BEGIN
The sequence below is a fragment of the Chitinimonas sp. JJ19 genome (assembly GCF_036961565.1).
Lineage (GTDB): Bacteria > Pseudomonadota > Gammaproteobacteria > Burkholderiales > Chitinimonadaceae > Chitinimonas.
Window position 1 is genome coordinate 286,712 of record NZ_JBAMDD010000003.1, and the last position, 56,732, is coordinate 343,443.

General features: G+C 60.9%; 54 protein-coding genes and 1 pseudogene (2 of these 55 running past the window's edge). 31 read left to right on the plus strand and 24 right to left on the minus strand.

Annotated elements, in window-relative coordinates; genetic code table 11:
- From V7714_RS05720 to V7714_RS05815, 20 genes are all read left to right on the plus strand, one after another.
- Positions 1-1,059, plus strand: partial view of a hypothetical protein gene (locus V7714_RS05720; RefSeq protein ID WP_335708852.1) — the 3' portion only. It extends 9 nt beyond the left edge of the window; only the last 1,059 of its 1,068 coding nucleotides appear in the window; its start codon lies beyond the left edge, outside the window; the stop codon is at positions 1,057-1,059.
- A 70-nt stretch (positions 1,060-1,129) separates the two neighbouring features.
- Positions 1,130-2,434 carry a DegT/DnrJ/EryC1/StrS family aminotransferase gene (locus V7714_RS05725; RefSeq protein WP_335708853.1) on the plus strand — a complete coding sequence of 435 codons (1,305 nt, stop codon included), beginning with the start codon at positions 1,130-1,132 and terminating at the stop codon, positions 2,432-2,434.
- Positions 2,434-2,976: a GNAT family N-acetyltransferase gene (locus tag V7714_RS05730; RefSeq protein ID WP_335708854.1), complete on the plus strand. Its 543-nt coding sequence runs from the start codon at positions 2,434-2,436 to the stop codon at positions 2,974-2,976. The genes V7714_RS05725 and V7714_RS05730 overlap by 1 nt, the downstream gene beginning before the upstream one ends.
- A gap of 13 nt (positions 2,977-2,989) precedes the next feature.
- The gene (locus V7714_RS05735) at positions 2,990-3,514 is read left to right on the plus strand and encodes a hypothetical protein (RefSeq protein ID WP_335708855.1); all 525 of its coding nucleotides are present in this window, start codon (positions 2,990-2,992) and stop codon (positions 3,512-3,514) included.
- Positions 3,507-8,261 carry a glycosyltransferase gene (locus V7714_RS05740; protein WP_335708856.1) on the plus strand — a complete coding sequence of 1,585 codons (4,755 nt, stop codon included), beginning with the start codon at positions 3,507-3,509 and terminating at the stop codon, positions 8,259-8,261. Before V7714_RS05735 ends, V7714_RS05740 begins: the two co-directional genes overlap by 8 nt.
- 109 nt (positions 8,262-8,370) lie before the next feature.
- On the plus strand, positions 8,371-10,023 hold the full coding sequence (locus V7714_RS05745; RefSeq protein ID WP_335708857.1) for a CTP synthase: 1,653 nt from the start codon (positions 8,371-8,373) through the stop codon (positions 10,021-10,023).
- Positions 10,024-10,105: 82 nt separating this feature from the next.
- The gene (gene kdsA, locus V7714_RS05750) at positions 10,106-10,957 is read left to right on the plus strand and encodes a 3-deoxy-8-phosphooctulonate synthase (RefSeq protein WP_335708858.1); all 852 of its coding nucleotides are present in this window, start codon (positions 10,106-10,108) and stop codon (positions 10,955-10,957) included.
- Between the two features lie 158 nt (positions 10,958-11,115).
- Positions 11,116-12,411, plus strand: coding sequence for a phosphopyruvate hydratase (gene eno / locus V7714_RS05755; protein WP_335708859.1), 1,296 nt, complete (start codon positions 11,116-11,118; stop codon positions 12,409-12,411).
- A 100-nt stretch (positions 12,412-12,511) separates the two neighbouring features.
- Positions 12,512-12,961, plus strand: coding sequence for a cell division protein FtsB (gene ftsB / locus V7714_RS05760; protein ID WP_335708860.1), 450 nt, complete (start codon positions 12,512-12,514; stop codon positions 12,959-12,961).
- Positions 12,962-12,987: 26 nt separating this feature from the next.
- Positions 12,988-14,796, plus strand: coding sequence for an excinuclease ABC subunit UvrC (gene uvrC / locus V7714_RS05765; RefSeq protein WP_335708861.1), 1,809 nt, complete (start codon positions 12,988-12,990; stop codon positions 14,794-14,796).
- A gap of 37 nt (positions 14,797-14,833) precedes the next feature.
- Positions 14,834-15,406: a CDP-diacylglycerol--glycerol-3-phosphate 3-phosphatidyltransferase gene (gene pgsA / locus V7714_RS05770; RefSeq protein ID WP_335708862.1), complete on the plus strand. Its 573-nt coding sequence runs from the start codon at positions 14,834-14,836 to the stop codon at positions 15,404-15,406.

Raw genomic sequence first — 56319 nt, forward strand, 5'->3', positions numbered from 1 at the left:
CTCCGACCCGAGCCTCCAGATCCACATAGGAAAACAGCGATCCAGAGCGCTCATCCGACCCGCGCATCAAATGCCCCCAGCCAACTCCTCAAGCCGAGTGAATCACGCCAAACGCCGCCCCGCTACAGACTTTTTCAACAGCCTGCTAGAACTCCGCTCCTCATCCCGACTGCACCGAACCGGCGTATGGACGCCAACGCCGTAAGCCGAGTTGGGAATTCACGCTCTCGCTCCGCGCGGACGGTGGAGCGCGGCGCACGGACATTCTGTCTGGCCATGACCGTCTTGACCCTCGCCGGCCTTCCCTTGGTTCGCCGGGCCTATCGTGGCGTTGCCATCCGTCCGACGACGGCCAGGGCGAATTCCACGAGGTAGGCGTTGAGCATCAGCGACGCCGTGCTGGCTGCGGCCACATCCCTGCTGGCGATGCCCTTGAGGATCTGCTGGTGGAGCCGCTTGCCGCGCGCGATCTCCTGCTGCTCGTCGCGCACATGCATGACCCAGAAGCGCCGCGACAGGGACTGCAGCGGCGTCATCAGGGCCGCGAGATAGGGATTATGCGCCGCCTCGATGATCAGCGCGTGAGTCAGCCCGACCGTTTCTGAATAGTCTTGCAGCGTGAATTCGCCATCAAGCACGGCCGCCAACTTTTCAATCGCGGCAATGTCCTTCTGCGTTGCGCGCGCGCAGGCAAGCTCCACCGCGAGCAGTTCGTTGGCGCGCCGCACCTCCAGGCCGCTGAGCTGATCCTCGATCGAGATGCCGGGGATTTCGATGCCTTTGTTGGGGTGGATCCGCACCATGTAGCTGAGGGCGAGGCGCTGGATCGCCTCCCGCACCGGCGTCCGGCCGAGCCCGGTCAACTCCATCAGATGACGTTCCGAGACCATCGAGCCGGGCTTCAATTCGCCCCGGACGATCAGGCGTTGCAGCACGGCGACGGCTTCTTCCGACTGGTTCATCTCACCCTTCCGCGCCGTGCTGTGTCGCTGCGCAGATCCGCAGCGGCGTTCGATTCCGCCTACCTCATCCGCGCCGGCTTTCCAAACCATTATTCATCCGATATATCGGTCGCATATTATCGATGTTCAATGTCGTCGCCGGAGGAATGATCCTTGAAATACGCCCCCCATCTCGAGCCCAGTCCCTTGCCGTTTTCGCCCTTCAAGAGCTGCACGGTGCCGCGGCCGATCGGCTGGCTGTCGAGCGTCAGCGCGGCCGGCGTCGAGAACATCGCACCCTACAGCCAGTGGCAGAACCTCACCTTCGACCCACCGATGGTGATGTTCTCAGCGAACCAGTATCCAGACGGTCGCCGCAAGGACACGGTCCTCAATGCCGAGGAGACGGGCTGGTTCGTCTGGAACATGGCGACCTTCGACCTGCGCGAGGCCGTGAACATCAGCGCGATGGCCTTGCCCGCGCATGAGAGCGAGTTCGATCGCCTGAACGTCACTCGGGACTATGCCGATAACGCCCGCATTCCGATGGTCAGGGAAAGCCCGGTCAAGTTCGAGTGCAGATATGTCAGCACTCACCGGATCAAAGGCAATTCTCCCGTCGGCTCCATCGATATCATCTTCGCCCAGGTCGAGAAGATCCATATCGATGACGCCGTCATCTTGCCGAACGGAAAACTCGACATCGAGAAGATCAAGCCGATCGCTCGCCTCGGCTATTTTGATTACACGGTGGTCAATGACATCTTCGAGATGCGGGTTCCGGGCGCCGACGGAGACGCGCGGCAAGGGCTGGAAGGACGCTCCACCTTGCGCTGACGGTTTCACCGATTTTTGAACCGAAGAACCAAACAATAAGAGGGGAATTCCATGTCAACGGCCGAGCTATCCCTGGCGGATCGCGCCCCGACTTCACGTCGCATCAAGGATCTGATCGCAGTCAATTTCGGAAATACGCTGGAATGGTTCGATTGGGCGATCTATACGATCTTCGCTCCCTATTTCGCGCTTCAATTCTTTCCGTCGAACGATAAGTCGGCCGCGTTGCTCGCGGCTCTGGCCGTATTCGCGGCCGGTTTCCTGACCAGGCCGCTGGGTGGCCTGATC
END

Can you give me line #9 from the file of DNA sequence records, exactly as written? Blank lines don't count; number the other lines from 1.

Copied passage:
- Positions 1,130-2,434 carry a DegT/DnrJ/EryC1/StrS family aminotransferase gene (locus V7714_RS05725; RefSeq protein WP_335708853.1) on the plus strand — a complete coding sequence of 435 codons (1,305 nt, stop codon included), beginning with the start codon at positions 1,130-1,132 and terminating at the stop codon, positions 2,432-2,434.